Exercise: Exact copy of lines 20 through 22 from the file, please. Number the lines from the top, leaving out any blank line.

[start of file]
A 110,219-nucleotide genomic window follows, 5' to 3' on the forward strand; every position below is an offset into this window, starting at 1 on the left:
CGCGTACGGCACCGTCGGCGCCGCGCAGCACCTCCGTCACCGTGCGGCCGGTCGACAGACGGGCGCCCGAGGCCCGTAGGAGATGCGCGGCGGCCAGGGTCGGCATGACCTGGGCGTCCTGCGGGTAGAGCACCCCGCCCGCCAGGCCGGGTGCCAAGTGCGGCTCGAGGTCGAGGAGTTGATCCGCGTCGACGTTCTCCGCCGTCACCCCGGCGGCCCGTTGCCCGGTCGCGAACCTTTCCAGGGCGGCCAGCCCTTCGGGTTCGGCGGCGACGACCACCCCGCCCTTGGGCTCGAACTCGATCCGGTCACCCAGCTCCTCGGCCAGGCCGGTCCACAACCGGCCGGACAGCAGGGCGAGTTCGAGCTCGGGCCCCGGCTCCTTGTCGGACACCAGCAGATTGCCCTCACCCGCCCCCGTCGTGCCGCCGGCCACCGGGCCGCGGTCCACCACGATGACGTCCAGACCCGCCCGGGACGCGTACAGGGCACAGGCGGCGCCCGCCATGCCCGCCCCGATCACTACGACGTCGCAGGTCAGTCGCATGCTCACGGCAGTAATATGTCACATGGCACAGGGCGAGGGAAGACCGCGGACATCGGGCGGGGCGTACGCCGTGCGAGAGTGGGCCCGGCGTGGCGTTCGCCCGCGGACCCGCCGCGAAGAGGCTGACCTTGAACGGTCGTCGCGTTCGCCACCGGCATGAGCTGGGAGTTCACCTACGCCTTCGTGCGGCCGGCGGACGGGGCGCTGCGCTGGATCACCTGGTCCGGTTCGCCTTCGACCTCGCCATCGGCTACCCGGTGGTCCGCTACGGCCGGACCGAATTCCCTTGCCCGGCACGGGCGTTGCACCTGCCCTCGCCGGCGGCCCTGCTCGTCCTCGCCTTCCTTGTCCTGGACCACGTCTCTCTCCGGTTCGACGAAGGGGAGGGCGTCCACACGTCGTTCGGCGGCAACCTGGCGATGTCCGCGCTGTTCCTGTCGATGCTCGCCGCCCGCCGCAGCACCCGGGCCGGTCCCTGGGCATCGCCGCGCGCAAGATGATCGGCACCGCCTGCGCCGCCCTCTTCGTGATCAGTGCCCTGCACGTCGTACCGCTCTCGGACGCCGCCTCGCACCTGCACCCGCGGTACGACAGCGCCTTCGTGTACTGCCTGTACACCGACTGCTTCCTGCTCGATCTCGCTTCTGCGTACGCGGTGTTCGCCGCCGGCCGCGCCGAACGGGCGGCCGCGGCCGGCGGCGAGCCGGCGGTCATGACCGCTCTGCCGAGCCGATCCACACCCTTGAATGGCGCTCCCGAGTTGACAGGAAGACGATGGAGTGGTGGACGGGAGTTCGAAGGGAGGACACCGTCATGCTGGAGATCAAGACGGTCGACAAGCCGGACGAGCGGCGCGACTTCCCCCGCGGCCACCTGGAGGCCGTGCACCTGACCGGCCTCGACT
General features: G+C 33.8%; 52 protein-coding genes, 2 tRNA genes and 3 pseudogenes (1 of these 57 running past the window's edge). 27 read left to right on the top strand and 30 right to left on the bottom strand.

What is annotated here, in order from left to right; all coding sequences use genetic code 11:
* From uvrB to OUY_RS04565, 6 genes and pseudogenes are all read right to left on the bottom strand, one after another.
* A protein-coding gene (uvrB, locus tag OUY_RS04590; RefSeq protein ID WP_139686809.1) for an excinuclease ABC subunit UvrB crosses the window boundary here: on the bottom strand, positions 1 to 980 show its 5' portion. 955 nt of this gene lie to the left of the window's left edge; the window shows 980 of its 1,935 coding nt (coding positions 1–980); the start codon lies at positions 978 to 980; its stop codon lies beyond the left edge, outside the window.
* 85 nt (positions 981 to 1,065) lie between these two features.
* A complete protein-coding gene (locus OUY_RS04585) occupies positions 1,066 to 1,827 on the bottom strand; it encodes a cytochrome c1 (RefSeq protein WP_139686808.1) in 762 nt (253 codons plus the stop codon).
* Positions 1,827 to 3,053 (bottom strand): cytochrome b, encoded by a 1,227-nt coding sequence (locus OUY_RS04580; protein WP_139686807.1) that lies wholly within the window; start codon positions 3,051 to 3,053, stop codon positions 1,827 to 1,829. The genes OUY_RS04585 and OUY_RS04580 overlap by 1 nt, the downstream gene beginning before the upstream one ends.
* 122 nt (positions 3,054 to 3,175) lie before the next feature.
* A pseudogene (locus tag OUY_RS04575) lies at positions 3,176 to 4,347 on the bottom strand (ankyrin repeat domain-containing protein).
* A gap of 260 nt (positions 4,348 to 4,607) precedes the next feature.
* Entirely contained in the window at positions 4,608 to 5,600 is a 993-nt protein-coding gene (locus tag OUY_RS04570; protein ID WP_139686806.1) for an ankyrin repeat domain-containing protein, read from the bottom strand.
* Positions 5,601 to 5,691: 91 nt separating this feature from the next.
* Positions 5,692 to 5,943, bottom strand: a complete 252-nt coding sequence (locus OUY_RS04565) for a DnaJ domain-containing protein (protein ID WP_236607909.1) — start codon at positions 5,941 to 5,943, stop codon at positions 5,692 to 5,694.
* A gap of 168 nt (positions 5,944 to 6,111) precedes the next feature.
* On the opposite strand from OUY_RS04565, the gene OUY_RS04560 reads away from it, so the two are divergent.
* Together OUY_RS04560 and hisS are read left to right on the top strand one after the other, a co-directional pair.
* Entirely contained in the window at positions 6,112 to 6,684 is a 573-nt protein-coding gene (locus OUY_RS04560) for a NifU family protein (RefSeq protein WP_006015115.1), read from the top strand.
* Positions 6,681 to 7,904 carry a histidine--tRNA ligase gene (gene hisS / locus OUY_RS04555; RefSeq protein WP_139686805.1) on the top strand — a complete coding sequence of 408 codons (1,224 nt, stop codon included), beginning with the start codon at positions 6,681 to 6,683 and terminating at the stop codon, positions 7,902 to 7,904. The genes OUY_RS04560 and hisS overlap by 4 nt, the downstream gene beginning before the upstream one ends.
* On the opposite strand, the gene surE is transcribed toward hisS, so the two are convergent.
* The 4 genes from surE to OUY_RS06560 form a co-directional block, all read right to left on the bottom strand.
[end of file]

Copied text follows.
* Positions 6,681 to 7,904 carry a histidine--tRNA ligase gene (gene hisS / locus OUY_RS04555; RefSeq protein WP_139686805.1) on the top strand — a complete coding sequence of 408 codons (1,224 nt, stop codon included), beginning with the start codon at positions 6,681 to 6,683 and terminating at the stop codon, positions 7,902 to 7,904. The genes OUY_RS04560 and hisS overlap by 4 nt, the downstream gene beginning before the upstream one ends.
* On the opposite strand, the gene surE is transcribed toward hisS, so the two are convergent.
* The 4 genes from surE to OUY_RS06560 form a co-directional block, all read right to left on the bottom strand.